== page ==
As chess tournaments became popular in the late 18th century, the need for a universal playing set became essential. Players using sets they were unfamiliar with could and did make mistakes. Eventually an international style developed as a standard playing set. It was first designed in 1849 by Nathaniel Cooke and sold by the toy firm Jacques of London. The British Chess Champion and writer on chess, Howard Staunton, endorsed the set and the pattern is known as the Staunton style today. You probably learned to play chess on such a chess set.

  • A Closer Look

    Look at these sets. What makes them playing sets? Which would you like to play with? Have you ever played with a set that was difficult to play? How was it difficult? Have you played with a set that was wonderful to play? What do you remember about that?

  • Your Challenge

    should you choose to accept it, is to look around this gallery and look for Playing Sets and discuss what you find with your family and friends.

Design is the Thing

  • Design is the Thing

    Many people love the idea of creating and designing chess sets. Artists, designers, architects, engineers, and people like you have tried their hand at making sets. They want to make a set to represent a symbol or tell a story. Sometimes they want to create a new kind of playing set. But whatever the reason, they keep making them. And they make them out of every conceivable kind of material, in all shapes and sizes telling all kinds of stories.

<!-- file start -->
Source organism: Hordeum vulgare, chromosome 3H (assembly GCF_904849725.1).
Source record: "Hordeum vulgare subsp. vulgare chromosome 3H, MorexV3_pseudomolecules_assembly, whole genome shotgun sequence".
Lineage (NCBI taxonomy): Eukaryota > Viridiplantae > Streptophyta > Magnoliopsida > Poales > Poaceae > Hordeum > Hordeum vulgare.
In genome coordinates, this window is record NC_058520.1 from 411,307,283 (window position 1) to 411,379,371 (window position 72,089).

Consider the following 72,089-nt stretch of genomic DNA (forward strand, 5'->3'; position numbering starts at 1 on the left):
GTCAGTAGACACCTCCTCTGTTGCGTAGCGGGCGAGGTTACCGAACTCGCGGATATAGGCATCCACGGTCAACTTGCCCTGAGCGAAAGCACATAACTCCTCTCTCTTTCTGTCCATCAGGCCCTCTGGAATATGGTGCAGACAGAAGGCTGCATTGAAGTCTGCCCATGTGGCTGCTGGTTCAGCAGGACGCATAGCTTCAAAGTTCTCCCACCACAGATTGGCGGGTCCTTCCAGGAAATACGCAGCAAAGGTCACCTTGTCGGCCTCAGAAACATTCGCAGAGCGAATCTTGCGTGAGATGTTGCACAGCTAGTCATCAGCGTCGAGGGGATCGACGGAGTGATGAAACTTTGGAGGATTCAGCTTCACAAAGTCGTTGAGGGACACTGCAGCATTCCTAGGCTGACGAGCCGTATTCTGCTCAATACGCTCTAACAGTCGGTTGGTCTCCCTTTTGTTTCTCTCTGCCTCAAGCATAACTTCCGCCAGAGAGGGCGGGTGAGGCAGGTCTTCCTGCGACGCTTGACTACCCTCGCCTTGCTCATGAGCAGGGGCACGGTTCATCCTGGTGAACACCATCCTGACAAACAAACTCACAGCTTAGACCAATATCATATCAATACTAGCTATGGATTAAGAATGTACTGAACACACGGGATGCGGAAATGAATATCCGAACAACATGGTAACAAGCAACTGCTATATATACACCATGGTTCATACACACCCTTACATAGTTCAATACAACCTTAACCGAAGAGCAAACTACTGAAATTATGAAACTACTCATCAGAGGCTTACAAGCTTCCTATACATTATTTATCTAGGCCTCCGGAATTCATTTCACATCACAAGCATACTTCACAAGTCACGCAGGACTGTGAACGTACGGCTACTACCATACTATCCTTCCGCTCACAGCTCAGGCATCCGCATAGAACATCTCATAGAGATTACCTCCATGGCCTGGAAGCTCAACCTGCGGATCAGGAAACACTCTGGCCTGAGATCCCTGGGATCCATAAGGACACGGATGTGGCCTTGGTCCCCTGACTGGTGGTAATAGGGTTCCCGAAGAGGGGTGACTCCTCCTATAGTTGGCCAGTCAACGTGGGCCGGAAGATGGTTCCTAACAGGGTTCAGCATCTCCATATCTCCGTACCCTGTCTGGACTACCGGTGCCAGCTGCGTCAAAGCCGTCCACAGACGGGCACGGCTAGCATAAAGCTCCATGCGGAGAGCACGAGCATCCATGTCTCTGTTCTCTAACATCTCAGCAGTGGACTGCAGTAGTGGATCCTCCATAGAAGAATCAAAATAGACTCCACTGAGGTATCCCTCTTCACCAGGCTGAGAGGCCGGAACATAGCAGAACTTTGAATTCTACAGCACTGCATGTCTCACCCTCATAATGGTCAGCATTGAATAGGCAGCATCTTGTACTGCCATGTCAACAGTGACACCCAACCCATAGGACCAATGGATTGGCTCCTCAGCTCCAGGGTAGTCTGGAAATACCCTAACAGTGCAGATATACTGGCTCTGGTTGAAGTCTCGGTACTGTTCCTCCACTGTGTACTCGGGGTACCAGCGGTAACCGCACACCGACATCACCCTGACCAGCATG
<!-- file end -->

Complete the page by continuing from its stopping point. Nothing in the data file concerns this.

A number of European porcelain factories, including Limoges, Herend, Meissen and others employed designers to create chess sets based on stories.

    Some designers create chess sets based on the game itself. Josef Hartwig (German, 1980-1955) designed a set of chess pieces in 1923 that used shapes based on the function of each piece. For example, the bishop is an “X” to represent the moves the piece can make on the board.

    In New York, a group of artists, collectors, musicians and designers began a project they called The Imagery of Chess. The 1944-45 exhibition was planned by Dada artist Marcel Duchamp to challenge the idea of what a chess set should be. It was held at the Levy Gallery in New York and 32 painters, photographers, sculptors, critics and composers created chess sets, works of art and music. The number 32 was chosen because of the number of pieces in a game of chess. One of the artists, ceramicist Carol Janeway (American, 1944-2015), was the only woman in the exhibition and went on to sell the set she designed commercially.